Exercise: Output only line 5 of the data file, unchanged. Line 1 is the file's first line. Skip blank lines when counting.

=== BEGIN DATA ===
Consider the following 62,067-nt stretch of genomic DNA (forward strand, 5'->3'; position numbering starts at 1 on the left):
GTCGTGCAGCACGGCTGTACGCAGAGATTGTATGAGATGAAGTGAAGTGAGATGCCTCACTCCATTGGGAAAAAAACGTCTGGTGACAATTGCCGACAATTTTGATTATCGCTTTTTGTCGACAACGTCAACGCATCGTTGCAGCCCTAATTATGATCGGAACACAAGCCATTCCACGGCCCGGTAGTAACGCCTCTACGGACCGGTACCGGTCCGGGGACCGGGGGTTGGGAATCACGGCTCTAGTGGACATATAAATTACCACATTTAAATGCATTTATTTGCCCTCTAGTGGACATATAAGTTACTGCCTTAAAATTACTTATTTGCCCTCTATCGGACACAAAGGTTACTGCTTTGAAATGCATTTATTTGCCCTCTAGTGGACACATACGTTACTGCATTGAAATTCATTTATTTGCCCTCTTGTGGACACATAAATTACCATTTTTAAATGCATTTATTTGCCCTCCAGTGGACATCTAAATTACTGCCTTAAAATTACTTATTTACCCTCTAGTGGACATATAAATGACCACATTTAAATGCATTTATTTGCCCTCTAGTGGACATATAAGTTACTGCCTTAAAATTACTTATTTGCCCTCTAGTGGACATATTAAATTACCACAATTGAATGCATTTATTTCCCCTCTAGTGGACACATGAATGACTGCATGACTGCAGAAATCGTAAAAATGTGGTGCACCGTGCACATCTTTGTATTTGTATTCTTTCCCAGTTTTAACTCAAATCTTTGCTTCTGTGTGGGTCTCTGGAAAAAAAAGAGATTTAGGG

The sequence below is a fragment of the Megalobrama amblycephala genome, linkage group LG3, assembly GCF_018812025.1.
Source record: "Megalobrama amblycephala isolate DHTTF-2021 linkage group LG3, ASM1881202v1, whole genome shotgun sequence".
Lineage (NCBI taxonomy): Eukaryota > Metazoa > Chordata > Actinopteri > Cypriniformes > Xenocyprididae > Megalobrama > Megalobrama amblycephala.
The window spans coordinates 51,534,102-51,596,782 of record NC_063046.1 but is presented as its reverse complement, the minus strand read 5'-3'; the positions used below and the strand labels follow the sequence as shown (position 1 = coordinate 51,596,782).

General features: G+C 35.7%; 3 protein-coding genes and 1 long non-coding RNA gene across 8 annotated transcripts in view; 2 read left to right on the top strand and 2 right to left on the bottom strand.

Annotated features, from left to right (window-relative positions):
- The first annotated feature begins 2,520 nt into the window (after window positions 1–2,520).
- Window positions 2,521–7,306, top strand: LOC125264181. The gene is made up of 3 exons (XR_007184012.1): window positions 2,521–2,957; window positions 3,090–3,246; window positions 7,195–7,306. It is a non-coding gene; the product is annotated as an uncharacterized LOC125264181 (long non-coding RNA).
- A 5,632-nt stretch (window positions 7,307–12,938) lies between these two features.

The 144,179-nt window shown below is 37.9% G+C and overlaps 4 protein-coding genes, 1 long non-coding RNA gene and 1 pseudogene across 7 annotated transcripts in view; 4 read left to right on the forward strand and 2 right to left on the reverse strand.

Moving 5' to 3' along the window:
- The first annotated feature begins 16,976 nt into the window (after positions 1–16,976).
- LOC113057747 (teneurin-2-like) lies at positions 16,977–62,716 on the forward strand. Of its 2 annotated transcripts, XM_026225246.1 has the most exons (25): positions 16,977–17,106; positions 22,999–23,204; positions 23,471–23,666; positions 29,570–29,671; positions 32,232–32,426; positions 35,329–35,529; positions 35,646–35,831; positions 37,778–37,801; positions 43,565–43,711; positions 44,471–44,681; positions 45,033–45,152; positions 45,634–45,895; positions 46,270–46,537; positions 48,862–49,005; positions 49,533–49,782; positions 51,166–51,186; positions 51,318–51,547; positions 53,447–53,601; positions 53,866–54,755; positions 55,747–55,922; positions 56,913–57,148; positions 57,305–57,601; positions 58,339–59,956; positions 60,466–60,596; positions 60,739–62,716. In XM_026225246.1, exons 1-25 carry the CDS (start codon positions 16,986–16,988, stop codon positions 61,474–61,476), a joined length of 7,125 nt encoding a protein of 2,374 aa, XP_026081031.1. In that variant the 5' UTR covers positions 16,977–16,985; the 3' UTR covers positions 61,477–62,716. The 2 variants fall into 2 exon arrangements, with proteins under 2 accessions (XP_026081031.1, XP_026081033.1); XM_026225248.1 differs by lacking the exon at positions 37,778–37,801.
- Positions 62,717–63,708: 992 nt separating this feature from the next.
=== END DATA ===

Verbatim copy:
Lineage (NCBI taxonomy): Eukaryota > Metazoa > Chordata > Actinopteri > Cypriniformes > Xenocyprididae > Megalobrama > Megalobrama amblycephala.